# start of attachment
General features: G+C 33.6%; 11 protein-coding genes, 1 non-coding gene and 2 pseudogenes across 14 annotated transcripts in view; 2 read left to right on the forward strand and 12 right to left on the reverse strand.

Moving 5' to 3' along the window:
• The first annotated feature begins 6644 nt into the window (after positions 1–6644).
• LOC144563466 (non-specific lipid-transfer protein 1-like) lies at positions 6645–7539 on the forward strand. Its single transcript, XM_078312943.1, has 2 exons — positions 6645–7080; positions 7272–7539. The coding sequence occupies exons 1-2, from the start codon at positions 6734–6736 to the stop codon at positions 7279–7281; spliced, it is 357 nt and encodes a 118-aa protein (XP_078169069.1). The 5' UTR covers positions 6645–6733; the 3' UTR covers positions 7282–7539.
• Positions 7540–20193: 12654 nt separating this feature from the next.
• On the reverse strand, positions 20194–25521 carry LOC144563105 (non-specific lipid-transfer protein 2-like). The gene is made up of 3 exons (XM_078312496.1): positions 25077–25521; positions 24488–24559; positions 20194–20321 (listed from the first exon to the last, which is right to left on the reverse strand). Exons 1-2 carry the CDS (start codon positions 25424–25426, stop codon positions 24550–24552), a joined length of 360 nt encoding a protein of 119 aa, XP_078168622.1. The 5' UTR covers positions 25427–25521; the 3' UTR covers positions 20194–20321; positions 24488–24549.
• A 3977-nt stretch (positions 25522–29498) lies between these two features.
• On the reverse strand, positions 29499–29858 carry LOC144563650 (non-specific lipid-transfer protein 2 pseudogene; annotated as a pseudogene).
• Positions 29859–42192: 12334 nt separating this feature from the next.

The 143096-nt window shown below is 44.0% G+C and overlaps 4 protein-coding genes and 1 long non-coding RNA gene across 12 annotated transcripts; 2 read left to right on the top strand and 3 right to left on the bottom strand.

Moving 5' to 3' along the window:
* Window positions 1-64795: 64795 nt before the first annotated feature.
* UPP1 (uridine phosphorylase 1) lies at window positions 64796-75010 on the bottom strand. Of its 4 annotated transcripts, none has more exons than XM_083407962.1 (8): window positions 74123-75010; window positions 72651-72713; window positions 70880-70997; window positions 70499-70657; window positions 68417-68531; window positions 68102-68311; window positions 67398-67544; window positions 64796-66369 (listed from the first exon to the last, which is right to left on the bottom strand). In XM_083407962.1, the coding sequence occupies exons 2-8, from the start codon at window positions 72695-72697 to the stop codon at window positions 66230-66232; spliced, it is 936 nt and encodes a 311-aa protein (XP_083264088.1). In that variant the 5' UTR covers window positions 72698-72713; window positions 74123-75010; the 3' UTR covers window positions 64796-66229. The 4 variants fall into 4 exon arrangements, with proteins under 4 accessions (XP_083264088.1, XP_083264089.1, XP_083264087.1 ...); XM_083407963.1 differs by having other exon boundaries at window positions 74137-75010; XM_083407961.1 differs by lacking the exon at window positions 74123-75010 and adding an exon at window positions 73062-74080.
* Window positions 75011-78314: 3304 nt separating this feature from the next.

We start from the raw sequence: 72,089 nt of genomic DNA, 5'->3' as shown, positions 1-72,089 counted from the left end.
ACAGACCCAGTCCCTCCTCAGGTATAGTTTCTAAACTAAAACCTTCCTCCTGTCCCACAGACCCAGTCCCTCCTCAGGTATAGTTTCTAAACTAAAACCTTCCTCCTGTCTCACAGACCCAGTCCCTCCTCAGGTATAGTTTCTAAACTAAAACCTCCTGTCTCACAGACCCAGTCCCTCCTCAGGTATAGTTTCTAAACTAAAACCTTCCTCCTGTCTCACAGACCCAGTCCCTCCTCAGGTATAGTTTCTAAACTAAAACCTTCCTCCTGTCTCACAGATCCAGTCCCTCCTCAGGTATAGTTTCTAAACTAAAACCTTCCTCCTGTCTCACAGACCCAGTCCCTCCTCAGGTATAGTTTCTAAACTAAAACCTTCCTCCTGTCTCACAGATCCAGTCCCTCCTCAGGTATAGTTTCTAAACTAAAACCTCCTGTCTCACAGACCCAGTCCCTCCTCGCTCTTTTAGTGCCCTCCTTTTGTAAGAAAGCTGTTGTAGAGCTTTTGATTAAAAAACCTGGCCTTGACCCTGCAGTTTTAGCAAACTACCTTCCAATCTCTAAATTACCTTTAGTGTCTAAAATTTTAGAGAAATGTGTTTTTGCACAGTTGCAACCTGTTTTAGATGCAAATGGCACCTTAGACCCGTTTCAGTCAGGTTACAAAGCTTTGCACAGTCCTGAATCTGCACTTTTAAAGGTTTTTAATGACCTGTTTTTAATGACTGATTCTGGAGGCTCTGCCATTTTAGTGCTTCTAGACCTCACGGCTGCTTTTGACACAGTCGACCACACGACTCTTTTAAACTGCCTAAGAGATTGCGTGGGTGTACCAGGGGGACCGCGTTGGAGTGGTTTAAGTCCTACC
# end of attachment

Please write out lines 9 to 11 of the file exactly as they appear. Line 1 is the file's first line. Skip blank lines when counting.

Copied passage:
• Positions 29859–42192: 12334 nt separating this feature from the next.

The 143096-nt window shown below is 44.0% G+C and overlaps 4 protein-coding genes and 1 long non-coding RNA gene across 12 annotated transcripts; 2 read left to right on the top strand and 3 right to left on the bottom strand.

Moving 5' to 3' along the window: